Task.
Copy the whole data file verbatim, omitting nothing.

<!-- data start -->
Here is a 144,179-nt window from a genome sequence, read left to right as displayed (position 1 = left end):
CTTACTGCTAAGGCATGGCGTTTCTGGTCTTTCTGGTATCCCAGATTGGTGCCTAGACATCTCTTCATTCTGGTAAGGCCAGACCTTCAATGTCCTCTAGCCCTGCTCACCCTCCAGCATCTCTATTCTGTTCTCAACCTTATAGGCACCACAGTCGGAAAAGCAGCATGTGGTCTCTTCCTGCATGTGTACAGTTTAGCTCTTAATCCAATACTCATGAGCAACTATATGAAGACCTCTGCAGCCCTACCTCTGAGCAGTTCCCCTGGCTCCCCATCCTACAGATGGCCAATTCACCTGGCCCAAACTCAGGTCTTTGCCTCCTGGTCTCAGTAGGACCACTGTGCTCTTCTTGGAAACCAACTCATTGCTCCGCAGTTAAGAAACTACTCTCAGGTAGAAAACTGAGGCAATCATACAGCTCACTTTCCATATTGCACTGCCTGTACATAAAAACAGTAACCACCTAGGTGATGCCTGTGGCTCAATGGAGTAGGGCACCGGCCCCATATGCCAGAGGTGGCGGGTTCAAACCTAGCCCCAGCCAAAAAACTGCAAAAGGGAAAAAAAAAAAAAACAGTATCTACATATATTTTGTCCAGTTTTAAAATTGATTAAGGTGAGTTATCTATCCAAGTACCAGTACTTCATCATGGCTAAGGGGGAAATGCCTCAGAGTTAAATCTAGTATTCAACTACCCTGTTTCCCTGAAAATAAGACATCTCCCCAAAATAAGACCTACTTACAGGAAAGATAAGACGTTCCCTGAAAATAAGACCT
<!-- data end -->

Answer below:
Here is a 144,179-nt window from a genome sequence, read left to right as displayed (position 1 = left end):
CTTACTGCTAAGGCATGGCGTTTCTGGTCTTTCTGGTATCCCAGATTGGTGCCTAGACATCTCTTCATTCTGGTAAGGCCAGACCTTCAATGTCCTCTAGCCCTGCTCACCCTCCAGCATCTCTATTCTGTTCTCAACCTTATAGGCACCACAGTCGGAAAAGCAGCATGTGGTCTCTTCCTGCATGTGTACAGTTTAGCTCTTAATCCAATACTCATGAGCAACTATATGAAGACCTCTGCAGCCCTACCTCTGAGCAGTTCCCCTGGCTCCCCATCCTACAGATGGCCAATTCACCTGGCCCAAACTCAGGTCTTTGCCTCCTGGTCTCAGTAGGACCACTGTGCTCTTCTTGGAAACCAACTCATTGCTCCGCAGTTAAGAAACTACTCTCAGGTAGAAAACTGAGGCAATCATACAGCTCACTTTCCATATTGCACTGCCTGTACATAAAAACAGTAACCACCTAGGTGATGCCTGTGGCTCAATGGAGTAGGGCACCGGCCCCATATGCCAGAGGTGGCGGGTTCAAACCTAGCCCCAGCCAAAAAACTGCAAAAGGGAAAAAAAAAAAAAACAGTATCTACATATATTTTGTCCAGTTTTAAAATTGATTAAGGTGAGTTATCTATCCAAGTACCAGTACTTCATCATGGCTAAGGGGGAAATGCCTCAGAGTTAAATCTAGTATTCAACTACCCTGTTTCCCTGAAAATAAGACATCTCCCCAAAATAAGACCTACTTACAGGAAAGATAAGACGTTCCCTGAAAATAAGACCT